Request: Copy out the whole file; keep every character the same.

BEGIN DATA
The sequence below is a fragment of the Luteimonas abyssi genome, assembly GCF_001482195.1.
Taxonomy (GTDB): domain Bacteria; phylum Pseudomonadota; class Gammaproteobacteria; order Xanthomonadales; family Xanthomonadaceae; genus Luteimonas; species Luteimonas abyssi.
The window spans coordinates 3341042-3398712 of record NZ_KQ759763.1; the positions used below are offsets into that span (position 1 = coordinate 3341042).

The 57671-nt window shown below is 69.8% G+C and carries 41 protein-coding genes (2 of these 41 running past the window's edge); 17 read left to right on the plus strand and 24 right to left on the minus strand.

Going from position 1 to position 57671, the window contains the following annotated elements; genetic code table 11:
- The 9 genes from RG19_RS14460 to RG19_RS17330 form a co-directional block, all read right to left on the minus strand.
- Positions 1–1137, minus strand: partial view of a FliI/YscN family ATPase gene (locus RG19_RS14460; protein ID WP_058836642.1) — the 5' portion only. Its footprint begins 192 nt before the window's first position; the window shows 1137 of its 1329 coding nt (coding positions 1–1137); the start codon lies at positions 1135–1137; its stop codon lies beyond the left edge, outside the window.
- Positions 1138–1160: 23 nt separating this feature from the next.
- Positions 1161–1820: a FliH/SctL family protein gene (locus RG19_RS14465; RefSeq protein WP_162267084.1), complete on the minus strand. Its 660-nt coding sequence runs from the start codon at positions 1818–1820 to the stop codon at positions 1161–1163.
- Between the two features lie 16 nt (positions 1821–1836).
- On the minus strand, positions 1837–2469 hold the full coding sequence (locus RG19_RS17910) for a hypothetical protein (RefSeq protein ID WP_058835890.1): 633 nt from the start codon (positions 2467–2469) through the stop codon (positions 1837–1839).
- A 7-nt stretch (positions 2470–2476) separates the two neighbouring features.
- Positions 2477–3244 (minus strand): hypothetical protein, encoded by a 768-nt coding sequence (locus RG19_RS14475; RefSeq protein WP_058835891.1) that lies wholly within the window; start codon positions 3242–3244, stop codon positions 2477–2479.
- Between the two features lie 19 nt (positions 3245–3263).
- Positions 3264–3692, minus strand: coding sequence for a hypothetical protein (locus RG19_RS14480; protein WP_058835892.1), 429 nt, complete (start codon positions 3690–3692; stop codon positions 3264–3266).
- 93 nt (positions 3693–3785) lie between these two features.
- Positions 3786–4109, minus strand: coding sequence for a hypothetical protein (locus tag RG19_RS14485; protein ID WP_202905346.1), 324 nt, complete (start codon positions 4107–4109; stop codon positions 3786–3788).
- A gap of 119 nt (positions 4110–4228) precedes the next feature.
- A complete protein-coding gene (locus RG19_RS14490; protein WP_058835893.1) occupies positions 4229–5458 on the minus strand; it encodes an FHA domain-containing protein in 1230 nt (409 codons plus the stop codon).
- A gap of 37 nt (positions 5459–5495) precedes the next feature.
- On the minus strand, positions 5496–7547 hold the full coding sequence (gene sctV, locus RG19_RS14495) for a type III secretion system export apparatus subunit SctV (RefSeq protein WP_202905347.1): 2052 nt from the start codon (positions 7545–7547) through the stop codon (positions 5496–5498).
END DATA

The sequence below is a fragment of the Luteimonas abyssi genome, assembly GCF_001482195.1.
Taxonomy (GTDB): domain Bacteria; phylum Pseudomonadota; class Gammaproteobacteria; order Xanthomonadales; family Xanthomonadaceae; genus Luteimonas; species Luteimonas abyssi.
The window spans coordinates 3341042-3398712 of record NZ_KQ759763.1; the positions used below are offsets into that span (position 1 = coordinate 3341042).

The 57671-nt window shown below is 69.8% G+C and carries 41 protein-coding genes (2 of these 41 running past the window's edge); 17 read left to right on the plus strand and 24 right to left on the minus strand.

Going from position 1 to position 57671, the window contains the following annotated elements; genetic code table 11:
- The 9 genes from RG19_RS14460 to RG19_RS17330 form a co-directional block, all read right to left on the minus strand.
- Positions 1–1137, minus strand: partial view of a FliI/YscN family ATPase gene (locus RG19_RS14460; protein ID WP_058836642.1) — the 5' portion only. Its footprint begins 192 nt before the window's first position; the window shows 1137 of its 1329 coding nt (coding positions 1–1137); the start codon lies at positions 1135–1137; its stop codon lies beyond the left edge, outside the window.
- Positions 1138–1160: 23 nt separating this feature from the next.
- Positions 1161–1820: a FliH/SctL family protein gene (locus RG19_RS14465; RefSeq protein WP_162267084.1), complete on the minus strand. Its 660-nt coding sequence runs from the start codon at positions 1818–1820 to the stop codon at positions 1161–1163.
- Between the two features lie 16 nt (positions 1821–1836).
- On the minus strand, positions 1837–2469 hold the full coding sequence (locus RG19_RS17910) for a hypothetical protein (RefSeq protein ID WP_058835890.1): 633 nt from the start codon (positions 2467–2469) through the stop codon (positions 1837–1839).
- A 7-nt stretch (positions 2470–2476) separates the two neighbouring features.
- Positions 2477–3244 (minus strand): hypothetical protein, encoded by a 768-nt coding sequence (locus RG19_RS14475; RefSeq protein WP_058835891.1) that lies wholly within the window; start codon positions 3242–3244, stop codon positions 2477–2479.
- Between the two features lie 19 nt (positions 3245–3263).
- Positions 3264–3692, minus strand: coding sequence for a hypothetical protein (locus RG19_RS14480; protein WP_058835892.1), 429 nt, complete (start codon positions 3690–3692; stop codon positions 3264–3266).
- 93 nt (positions 3693–3785) lie between these two features.
- Positions 3786–4109, minus strand: coding sequence for a hypothetical protein (locus tag RG19_RS14485; protein ID WP_202905346.1), 324 nt, complete (start codon positions 4107–4109; stop codon positions 3786–3788).
- A gap of 119 nt (positions 4110–4228) precedes the next feature.
- A complete protein-coding gene (locus RG19_RS14490; protein WP_058835893.1) occupies positions 4229–5458 on the minus strand; it encodes an FHA domain-containing protein in 1230 nt (409 codons plus the stop codon).
- A gap of 37 nt (positions 5459–5495) precedes the next feature.
- On the minus strand, positions 5496–7547 hold the full coding sequence (gene sctV, locus RG19_RS14495) for a type III secretion system export apparatus subunit SctV (RefSeq protein WP_202905347.1): 2052 nt from the start codon (positions 7545–7547) through the stop codon (positions 5496–5498).